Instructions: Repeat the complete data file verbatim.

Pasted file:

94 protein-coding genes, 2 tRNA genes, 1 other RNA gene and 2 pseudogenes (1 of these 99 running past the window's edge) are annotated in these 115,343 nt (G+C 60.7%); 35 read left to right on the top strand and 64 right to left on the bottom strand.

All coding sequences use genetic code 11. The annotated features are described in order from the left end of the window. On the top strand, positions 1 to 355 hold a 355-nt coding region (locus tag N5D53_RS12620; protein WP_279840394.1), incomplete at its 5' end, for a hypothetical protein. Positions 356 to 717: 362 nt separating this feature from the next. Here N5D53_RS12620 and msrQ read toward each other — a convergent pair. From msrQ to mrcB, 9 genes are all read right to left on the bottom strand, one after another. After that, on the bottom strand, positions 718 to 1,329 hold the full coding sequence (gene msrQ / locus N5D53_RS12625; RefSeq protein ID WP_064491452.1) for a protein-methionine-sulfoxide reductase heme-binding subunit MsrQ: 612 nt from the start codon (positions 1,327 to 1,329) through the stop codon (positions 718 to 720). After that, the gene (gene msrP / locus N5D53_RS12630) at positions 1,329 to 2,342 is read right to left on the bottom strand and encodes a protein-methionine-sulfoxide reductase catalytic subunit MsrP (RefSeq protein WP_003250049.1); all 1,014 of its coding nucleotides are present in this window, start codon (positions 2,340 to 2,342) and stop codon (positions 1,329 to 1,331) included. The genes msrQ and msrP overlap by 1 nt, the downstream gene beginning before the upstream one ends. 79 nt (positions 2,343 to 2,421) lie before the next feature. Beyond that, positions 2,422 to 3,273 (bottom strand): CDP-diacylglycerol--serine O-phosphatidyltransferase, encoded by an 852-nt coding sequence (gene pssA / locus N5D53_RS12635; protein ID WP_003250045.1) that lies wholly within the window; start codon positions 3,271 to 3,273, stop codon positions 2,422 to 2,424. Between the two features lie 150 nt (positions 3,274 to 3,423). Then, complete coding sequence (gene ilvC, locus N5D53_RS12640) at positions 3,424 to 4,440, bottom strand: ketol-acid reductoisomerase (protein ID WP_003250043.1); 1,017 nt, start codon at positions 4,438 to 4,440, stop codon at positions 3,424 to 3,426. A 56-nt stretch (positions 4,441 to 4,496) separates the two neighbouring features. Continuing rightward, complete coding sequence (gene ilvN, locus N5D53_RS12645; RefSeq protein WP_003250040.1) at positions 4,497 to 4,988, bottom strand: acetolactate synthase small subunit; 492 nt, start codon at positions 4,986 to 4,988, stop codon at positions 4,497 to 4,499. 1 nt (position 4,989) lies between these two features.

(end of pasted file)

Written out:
94 protein-coding genes, 2 tRNA genes, 1 other RNA gene and 2 pseudogenes (1 of these 99 running past the window's edge) are annotated in these 115,343 nt (G+C 60.7%); 35 read left to right on the top strand and 64 right to left on the bottom strand.

All coding sequences use genetic code 11. The annotated features are described in order from the left end of the window. On the top strand, positions 1 to 355 hold a 355-nt coding region (locus tag N5D53_RS12620; protein WP_279840394.1), incomplete at its 5' end, for a hypothetical protein. Positions 356 to 717: 362 nt separating this feature from the next. Here N5D53_RS12620 and msrQ read toward each other — a convergent pair. From msrQ to mrcB, 9 genes are all read right to left on the bottom strand, one after another. After that, on the bottom strand, positions 718 to 1,329 hold the full coding sequence (gene msrQ / locus N5D53_RS12625; RefSeq protein ID WP_064491452.1) for a protein-methionine-sulfoxide reductase heme-binding subunit MsrQ: 612 nt from the start codon (positions 1,327 to 1,329) through the stop codon (positions 718 to 720). After that, the gene (gene msrP / locus N5D53_RS12630) at positions 1,329 to 2,342 is read right to left on the bottom strand and encodes a protein-methionine-sulfoxide reductase catalytic subunit MsrP (RefSeq protein WP_003250049.1); all 1,014 of its coding nucleotides are present in this window, start codon (positions 2,340 to 2,342) and stop codon (positions 1,329 to 1,331) included. The genes msrQ and msrP overlap by 1 nt, the downstream gene beginning before the upstream one ends. 79 nt (positions 2,343 to 2,421) lie before the next feature. Beyond that, positions 2,422 to 3,273 (bottom strand): CDP-diacylglycerol--serine O-phosphatidyltransferase, encoded by an 852-nt coding sequence (gene pssA / locus N5D53_RS12635; protein ID WP_003250045.1) that lies wholly within the window; start codon positions 3,271 to 3,273, stop codon positions 2,422 to 2,424. Between the two features lie 150 nt (positions 3,274 to 3,423). Then, complete coding sequence (gene ilvC, locus N5D53_RS12640) at positions 3,424 to 4,440, bottom strand: ketol-acid reductoisomerase (protein ID WP_003250043.1); 1,017 nt, start codon at positions 4,438 to 4,440, stop codon at positions 3,424 to 3,426. A 56-nt stretch (positions 4,441 to 4,496) separates the two neighbouring features. Continuing rightward, complete coding sequence (gene ilvN, locus N5D53_RS12645; RefSeq protein WP_003250040.1) at positions 4,497 to 4,988, bottom strand: acetolactate synthase small subunit; 492 nt, start codon at positions 4,986 to 4,988, stop codon at positions 4,497 to 4,499. 1 nt (position 4,989) lies between these two features.